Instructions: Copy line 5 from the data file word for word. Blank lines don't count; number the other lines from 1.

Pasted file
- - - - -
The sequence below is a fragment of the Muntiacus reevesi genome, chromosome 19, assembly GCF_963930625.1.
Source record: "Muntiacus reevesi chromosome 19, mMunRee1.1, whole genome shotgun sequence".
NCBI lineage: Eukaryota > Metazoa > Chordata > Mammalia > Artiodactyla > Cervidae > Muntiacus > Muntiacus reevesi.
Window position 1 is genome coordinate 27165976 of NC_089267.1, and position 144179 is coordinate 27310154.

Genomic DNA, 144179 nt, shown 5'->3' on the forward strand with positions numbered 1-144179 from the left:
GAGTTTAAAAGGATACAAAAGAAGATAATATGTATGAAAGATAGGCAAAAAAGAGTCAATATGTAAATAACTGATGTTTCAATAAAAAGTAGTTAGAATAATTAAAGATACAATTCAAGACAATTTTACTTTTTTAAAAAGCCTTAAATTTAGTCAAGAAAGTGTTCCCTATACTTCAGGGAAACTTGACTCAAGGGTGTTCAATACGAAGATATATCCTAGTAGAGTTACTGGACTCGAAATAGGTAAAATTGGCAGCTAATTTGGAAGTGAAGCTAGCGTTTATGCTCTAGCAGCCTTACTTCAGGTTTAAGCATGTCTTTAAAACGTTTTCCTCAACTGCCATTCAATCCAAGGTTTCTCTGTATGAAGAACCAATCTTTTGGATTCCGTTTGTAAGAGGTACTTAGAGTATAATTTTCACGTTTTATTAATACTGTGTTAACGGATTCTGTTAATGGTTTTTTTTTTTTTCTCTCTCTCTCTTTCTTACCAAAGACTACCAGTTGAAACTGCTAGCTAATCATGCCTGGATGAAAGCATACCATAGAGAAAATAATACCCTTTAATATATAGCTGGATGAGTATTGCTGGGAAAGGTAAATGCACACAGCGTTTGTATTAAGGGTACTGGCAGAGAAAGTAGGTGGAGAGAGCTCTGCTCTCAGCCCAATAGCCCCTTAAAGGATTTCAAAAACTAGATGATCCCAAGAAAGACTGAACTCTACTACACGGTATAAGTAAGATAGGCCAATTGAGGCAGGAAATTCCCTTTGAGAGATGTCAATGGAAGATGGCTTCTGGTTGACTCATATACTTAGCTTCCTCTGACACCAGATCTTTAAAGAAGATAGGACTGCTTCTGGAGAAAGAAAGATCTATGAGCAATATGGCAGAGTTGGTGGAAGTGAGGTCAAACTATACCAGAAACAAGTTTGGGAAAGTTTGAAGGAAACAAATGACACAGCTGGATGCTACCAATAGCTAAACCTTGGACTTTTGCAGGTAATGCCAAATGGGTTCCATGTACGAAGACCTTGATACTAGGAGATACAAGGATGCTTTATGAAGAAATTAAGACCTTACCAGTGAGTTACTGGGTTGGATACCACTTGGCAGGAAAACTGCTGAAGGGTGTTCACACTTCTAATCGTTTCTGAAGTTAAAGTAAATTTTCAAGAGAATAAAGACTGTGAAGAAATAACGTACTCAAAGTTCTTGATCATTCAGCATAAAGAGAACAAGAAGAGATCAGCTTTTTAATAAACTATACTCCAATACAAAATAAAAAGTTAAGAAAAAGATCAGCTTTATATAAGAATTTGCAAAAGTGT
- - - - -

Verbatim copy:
Genomic DNA, 144179 nt, shown 5'->3' on the forward strand with positions numbered 1-144179 from the left: